I don’t know how many times I need to say this but I’ll say it again —- I DO NOT CARE WHAT SIDE OF ANY ISSUE YOU CHOOSE TO DEFEND!!! It is not necessary to agree with my opinions in order to get an ‘A’ on this assignment or any of the others. Are we clear about that?

 

 

¬¬¬¬¬¬¬¬OPTION TWO – Death Penalty
The 14th Amendment (1868) was ratified in order to give American citizenship to former slaves. In Dred Scott (1857), The SCOTUS ruled that Blacks would never be anything more than property and as such, property could not have civil liberties. The 14th Amendment guarantees equal treatment under the law and requires the states to apply the federal Bill of Rights to their own citizens (the process of incorporation). The concept of equal treatment has vexed us since our founding. We demand people be treated equally then we turn right around and defend scenarios in which two people who committed the same crime under the same set of circumstances deserve different treatment. Take the death penalty for example. Does it matter if one killer is more sympathetic (i.e. young, poor, downtrodden, etc.) than another killer? Aren’t their victims just as dead? Why treat them differently?
Prosecutors are elected to represent the citizens of counties within a state. Different counties have varying political ideologies and attitudes and the prosecutors typically reflect their citizens’ beliefs (hence, the reason for their election). The concept of federalism allows prosecutors the discretion to seek the death penalty or ask for life in prison upon conviction, so defendants in different locales around the state may face remarkably different punishments for virtually the same crimes.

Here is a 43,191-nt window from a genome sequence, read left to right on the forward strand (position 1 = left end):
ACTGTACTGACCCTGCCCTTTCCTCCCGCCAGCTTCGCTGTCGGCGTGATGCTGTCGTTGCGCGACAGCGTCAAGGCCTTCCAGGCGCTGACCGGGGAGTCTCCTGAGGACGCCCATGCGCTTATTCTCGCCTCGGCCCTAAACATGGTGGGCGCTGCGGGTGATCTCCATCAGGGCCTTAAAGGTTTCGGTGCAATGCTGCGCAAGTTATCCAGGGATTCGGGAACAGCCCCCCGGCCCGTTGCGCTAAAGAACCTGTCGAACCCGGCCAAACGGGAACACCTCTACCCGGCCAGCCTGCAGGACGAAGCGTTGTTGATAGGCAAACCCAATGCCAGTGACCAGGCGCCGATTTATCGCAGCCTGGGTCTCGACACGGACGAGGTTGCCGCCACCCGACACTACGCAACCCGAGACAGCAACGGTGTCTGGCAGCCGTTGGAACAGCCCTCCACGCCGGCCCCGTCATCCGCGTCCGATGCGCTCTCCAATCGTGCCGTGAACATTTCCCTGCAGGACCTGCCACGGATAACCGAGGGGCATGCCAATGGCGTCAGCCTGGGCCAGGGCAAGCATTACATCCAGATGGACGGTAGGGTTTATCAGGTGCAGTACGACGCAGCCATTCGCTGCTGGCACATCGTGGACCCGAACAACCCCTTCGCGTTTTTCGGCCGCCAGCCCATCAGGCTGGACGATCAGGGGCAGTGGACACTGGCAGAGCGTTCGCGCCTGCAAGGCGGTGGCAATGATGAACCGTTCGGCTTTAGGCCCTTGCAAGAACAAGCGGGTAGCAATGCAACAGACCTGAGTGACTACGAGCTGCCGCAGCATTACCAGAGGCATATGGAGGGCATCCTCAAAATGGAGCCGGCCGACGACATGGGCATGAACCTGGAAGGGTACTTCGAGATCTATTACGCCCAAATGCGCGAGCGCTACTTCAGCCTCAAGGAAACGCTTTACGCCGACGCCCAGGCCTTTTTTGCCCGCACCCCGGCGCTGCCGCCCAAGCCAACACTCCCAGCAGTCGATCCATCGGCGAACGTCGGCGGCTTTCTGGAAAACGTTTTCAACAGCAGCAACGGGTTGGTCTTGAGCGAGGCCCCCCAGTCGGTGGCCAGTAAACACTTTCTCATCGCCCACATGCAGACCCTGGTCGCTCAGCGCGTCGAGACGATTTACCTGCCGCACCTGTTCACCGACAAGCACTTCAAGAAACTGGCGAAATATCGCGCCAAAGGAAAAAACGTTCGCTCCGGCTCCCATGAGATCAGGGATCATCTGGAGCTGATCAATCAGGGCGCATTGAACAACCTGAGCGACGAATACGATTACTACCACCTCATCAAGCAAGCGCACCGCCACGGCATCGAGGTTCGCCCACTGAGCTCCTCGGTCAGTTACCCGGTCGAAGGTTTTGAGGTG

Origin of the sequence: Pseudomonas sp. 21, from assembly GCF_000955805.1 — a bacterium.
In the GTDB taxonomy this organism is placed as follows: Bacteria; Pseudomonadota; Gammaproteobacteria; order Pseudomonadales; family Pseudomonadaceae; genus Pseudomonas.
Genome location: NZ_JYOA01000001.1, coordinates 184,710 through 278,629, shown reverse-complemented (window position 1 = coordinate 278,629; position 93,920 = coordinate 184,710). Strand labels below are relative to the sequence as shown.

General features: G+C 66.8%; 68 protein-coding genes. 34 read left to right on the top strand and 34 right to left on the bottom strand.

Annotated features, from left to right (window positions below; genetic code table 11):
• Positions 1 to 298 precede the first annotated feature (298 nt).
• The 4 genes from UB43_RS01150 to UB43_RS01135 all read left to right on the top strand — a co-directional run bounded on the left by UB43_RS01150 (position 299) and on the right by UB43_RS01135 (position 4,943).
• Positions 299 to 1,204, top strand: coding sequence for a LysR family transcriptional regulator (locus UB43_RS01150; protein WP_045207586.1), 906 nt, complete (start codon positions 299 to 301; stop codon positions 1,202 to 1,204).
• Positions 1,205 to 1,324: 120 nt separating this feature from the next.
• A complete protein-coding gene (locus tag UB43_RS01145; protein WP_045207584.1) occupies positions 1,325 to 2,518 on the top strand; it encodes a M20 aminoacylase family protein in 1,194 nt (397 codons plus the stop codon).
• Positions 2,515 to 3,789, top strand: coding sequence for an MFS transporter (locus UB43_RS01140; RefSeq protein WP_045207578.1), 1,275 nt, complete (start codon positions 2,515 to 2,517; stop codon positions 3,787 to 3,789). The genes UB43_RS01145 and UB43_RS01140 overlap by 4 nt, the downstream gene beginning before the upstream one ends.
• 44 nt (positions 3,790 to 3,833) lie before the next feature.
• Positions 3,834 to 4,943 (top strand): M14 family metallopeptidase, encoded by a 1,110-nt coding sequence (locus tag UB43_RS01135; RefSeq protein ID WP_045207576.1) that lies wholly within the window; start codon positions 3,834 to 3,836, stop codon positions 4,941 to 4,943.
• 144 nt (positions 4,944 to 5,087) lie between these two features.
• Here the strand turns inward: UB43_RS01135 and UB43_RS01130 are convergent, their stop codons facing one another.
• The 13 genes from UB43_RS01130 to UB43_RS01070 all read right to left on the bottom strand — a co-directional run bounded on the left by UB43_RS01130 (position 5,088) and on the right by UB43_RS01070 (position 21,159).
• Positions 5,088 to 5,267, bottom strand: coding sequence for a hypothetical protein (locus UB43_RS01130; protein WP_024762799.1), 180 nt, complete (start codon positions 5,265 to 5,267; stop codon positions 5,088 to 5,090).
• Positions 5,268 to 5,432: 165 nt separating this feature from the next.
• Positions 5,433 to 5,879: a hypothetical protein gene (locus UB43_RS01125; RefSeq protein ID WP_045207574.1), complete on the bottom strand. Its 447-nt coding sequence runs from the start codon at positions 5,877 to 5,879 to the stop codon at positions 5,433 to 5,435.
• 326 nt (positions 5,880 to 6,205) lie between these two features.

In 1983, Karla Faye Tucker committed capital murder in Texas and was executed in 1998. She murdered two people with a pickaxe during the commission of a robbery, along with her boyfriend. She was reportedly so high on alcohol and drugs that she was not able to form the requisite intent to kill and under Texas law, was not technically eligible for the death penalty. The Travis County district attorney disagreed and sought the death penalty anyway. Her boyfriend died on Death Row of liver disease in 1993 and she was put to death in 1998 after a very public campaign to spare her life thanks to her supposed religious conversion during her years on Death Row. Murder is a capital crime in Texas when it occurs during the commission of another felony; in this case, robbery. Texas’ Governor George W. Bush did not pardon her. Very few women are on Death Row and even though most people on Death Row are White males, some court-watchers surmised that pardoning a female White Christian-convert while letting male Black religious converts face execution was not politically tenable.
In 1995, Diane Michelle Zamora, along with her boyfriend, kidnapped his ex-girlfriend, carried her across county lines and bludgeoned her to death. In Texas, this incident qualified as capital murder and the defendants were eligible for the death penalty if convicted. The Tarrant County district attorney did not seek the death penalty; the jury went into the case knowing that they would not have to make the decision to put someone to death. Zamora and her boyfriend were convicted and are currently serving life terms in prison. “Life” in Texas is 50 years – time off with good behavior can get that sentence down to 40 years. Zamora and her boyfriend may be celebrating their 59th birthdays at the restaurant of their choice while Tucker and her boyfriend are dead.